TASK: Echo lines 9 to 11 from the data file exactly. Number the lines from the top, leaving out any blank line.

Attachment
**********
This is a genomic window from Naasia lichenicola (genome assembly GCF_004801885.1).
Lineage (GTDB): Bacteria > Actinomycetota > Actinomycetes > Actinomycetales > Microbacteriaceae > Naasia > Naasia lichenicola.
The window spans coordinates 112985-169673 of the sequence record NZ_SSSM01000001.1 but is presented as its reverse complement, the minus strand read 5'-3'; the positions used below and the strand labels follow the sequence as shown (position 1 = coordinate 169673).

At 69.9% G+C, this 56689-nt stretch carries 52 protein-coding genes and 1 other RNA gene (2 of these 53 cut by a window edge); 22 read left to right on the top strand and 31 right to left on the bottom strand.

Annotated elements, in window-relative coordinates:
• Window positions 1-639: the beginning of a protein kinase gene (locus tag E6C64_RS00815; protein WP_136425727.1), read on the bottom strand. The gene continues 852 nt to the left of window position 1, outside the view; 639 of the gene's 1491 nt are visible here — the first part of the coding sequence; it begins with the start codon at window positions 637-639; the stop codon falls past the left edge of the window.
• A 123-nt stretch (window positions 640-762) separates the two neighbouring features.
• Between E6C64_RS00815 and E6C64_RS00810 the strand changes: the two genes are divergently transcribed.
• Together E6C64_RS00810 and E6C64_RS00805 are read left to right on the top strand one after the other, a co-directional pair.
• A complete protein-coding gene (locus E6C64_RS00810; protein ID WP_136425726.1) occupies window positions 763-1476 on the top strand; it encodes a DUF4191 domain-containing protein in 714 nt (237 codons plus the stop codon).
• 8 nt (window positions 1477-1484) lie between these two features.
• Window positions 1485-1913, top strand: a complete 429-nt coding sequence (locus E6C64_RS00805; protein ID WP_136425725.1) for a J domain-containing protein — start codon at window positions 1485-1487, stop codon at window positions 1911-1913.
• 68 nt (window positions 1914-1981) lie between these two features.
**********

• Together E6C64_RS00810 and E6C64_RS00805 are read left to right on the top strand one after the other, a co-directional pair.
• A complete protein-coding gene (locus E6C64_RS00810; protein ID WP_136425726.1) occupies window positions 763-1476 on the top strand; it encodes a DUF4191 domain-containing protein in 714 nt (237 codons plus the stop codon).
• 8 nt (window positions 1477-1484) lie between these two features.